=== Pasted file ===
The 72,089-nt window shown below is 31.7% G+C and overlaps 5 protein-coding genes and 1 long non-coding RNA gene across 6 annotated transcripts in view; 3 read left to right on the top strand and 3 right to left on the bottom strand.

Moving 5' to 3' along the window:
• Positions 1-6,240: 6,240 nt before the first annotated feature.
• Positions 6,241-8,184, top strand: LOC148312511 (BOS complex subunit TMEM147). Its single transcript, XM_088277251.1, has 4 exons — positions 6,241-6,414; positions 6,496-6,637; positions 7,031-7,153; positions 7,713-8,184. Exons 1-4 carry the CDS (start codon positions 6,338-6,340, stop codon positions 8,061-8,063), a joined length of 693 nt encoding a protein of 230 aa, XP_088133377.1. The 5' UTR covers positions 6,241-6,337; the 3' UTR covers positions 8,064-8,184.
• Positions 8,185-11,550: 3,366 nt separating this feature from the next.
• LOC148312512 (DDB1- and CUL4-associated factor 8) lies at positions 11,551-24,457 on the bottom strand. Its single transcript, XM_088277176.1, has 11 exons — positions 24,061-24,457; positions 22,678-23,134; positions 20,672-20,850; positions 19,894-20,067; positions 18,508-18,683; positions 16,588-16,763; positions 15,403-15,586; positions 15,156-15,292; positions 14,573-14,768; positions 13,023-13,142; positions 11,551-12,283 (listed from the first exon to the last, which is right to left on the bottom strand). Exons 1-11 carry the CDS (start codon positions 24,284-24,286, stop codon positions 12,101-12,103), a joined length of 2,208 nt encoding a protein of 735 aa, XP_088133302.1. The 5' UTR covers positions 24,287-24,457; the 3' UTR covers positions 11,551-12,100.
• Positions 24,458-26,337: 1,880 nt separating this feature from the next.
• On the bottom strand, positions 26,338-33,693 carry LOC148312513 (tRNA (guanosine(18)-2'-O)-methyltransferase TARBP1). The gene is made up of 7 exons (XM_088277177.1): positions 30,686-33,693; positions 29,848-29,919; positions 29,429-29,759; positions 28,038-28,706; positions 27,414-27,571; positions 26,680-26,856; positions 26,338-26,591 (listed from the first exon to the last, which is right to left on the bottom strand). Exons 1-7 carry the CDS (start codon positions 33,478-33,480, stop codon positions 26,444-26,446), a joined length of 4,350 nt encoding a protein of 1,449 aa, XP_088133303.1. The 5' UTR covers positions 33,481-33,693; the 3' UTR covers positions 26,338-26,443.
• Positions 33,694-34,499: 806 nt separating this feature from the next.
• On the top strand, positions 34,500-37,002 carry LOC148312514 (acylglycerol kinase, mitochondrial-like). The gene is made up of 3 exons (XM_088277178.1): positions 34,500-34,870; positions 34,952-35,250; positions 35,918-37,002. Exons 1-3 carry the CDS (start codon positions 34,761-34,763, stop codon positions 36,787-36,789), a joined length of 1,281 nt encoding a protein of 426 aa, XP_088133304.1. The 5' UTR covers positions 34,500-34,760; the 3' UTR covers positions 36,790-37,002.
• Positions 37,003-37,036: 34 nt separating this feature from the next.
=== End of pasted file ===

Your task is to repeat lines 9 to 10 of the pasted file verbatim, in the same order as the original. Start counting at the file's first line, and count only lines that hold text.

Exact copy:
• Positions 33,694-34,499: 806 nt separating this feature from the next.
• On the top strand, positions 34,500-37,002 carry LOC148312514 (acylglycerol kinase, mitochondrial-like). The gene is made up of 3 exons (XM_088277178.1): positions 34,500-34,870; positions 34,952-35,250; positions 35,918-37,002. Exons 1-3 carry the CDS (start codon positions 34,761-34,763, stop codon positions 36,787-36,789), a joined length of 1,281 nt encoding a protein of 426 aa, XP_088133304.1. The 5' UTR covers positions 34,500-34,760; the 3' UTR covers positions 36,790-37,002.